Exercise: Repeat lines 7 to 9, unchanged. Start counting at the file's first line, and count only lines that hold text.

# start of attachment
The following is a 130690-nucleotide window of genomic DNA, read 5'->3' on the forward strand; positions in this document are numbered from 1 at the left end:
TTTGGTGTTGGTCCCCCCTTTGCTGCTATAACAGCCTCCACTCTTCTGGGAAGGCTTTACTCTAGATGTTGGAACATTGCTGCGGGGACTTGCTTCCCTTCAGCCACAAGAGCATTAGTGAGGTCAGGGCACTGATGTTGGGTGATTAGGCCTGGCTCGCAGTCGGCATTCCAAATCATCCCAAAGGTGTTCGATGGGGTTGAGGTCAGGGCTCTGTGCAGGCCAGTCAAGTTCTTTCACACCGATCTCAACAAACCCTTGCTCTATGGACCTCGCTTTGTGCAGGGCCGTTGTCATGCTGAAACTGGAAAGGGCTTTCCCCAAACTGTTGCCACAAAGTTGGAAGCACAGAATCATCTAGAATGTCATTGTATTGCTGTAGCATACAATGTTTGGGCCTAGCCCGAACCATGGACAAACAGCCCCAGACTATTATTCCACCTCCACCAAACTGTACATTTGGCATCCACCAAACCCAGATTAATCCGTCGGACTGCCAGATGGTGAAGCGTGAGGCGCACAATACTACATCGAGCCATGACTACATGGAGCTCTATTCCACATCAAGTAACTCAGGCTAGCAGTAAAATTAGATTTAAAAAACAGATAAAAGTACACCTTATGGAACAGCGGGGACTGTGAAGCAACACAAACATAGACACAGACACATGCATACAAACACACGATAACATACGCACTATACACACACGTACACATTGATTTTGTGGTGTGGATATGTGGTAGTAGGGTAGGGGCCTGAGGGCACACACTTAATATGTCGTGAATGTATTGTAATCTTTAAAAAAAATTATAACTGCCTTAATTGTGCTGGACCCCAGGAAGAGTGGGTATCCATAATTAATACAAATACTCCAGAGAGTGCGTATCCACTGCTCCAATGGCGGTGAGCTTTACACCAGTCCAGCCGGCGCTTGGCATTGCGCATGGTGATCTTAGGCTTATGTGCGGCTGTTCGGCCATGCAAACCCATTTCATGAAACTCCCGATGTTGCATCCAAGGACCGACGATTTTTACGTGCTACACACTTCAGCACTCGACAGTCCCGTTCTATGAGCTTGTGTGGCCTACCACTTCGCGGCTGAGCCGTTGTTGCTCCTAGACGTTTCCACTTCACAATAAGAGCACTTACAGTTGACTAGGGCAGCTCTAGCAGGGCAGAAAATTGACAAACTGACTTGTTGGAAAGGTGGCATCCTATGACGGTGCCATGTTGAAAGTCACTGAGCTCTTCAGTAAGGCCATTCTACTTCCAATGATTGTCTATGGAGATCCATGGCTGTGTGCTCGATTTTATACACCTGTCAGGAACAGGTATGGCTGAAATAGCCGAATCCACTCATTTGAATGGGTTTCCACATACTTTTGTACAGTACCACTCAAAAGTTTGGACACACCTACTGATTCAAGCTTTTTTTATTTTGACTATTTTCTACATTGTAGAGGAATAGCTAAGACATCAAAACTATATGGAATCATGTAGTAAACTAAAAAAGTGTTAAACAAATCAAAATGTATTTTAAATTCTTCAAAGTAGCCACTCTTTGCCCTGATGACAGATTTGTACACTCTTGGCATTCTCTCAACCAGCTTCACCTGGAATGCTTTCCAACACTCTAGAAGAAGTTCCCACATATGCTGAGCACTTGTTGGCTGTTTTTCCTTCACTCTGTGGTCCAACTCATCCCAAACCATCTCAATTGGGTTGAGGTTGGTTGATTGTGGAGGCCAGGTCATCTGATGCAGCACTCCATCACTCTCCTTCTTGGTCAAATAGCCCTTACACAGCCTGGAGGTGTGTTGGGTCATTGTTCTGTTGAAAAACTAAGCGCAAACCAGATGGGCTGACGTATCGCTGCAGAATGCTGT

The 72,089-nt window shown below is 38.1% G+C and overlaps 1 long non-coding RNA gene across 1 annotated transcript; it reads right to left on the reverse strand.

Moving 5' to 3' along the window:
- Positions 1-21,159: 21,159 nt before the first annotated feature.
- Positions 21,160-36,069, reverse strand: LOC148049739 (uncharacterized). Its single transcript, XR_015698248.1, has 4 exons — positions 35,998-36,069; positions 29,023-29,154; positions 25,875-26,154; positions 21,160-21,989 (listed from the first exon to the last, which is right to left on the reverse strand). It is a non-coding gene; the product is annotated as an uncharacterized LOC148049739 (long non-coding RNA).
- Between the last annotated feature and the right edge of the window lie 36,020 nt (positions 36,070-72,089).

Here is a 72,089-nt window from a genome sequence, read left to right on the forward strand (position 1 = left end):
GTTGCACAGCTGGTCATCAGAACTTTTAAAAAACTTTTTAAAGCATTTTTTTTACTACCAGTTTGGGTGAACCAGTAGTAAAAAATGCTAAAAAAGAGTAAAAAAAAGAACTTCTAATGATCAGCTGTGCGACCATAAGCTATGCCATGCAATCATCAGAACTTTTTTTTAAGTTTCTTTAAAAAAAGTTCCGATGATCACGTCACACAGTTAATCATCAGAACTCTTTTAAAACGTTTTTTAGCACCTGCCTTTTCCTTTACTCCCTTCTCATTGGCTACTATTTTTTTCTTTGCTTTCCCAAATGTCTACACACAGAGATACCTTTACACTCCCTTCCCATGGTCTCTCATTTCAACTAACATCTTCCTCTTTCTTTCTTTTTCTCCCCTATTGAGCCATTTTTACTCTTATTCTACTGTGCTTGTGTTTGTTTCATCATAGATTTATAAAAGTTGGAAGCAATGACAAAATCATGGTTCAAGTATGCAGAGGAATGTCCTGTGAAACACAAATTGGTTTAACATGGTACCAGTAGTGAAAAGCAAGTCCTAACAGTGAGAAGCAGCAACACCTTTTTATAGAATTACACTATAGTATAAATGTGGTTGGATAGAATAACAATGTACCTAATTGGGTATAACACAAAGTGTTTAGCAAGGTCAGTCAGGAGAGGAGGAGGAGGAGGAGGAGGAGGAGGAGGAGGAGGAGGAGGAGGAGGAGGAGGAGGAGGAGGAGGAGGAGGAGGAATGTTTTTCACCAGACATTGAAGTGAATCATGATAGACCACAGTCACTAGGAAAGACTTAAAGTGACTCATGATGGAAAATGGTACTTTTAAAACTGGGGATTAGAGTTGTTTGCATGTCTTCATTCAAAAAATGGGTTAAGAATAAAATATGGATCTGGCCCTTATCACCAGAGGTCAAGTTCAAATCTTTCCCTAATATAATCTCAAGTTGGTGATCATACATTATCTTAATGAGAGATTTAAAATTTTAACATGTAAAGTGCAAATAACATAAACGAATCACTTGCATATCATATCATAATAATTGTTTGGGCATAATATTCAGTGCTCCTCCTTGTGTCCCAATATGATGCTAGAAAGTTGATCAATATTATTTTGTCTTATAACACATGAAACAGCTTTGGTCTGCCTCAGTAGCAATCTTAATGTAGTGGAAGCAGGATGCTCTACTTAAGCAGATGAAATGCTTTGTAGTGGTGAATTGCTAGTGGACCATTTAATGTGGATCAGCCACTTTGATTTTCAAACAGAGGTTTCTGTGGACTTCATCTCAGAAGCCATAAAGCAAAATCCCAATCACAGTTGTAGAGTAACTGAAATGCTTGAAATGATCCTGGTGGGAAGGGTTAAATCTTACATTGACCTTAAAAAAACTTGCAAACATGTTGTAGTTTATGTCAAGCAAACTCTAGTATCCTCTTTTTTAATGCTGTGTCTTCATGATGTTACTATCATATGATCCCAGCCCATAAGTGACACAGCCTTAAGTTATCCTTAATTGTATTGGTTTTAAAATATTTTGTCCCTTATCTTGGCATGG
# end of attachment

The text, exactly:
- Between the last annotated feature and the right edge of the window lie 36,020 nt (positions 36,070-72,089).

Here is a 72,089-nt window from a genome sequence, read left to right on the forward strand (position 1 = left end):
GTTGCACAGCTGGTCATCAGAACTTTTAAAAAACTTTTTAAAGCATTTTTTTTACTACCAGTTTGGGTGAACCAGTAGTAAAAAATGCTAAAAAAGAGTAAAAAAAAGAACTTCTAATGATCAGCTGTGCGACCATAAGCTATGCCATGCAATCATCAGAACTTTTTTTTAAGTTTCTTTAAAAAAAGTTCCGATGATCACGTCACACAGTTAATCATCAGAACTCTTTTAAAACGTTTTTTAGCACCTGCCTTTTCCTTTACTCCCTTCTCATTGGCTACTATTTTTTTCTTTGCTTTCCCAAATGTCTACACACAGAGATACCTTTACACTCCCTTCCCATGGTCTCTCATTTCAACTAACATCTTCCTCTTTCTTTCTTTTTCTCCCCTATTGAGCCATTTTTACTCTTATTCTACTGTGCTTGTGTTTGTTTCATCATAGATTTATAAAAGTTGGAAGCAATGACAAAATCATGGTTCAAGTATGCAGAGGAATGTCCTGTGAAACACAAATTGGTTTAACATGGTACCAGTAGTGAAAAGCAAGTCCTAACAGTGAGAAGCAGCAACACCTTTTTATAGAATTACACTATAGTATAAATGTGGTTGGATAGAATAACAATGTACCTAATTGGGTATAACACAAAGTGTTTAGCAAGGTCAGTCAGGAGAGGAGGAGGAGGAGGAGGAGGAGGAGGAGGAGGAGGAGGAGGAGGAGGAGGAGGAGGAGGAGGAGGAGGAGGAGGAATGTTTTTCACCAGACATTGAAGTGAATCATGATAGACCACAGTCACTAGGAAAGACTTAAAGTGACTCATGATGGAAAATGGTACTTTTAAAACTGGGGATTAGAGTTGTTTGCATGTCTTCATTCAAAAAATGGGTTAAGAATAAAATATGGATCTGGCCCTTATCACCAGAGGTCAAGTTCAAATCTTTCCCTAATATAATCTCAAGTTGGTGATCATACATTATCTTAATGAGAGATTTAAAATTTTAACATGTAAAGTGCAAATAACATAAACGAATCACTTGCATATCATATCATAATAATTGTTTGGGCATAATATTCAGTGCTCCTCCTTGTGTCCCAATATGATGCTAGAAAGTTGATCAATATTATTTTGTCTTATAACACATGAAACAGCTTTGGTCTGCCTCAGTAGCAATCTTAATGTAGTGGAAGCAGGATGCTCTACTTAAGCAGATGAAATGCTTTGTAGTGGTGAATTGCTAGTGGACCATTTAATGTGGATCAGCCACTTTGATTTTCAAACAGAGGTTTCTGTGGACTTCATCTCAGAAGCCATAAAGCAAAATCCCAATCACAGTTGTAGAGTAACTGAAATGCTTGAAATGATCCTGGTGGGAAGGGTTAAATCTTACATTGACCTTAAAAAAACTTGCAAACATGTTGTAGTTTATGTCAAGCAAACTCTAGTATCCTCTTTTTTAATGCTGTGTCTTCATGATGTTACTATCATATGATCCCAGCCCATAAGTGACACAGCCTTAAGTTATCCTTAATTGTATTGGTTTTAAAATATTTTGTCCCTTATCTTGGCATGG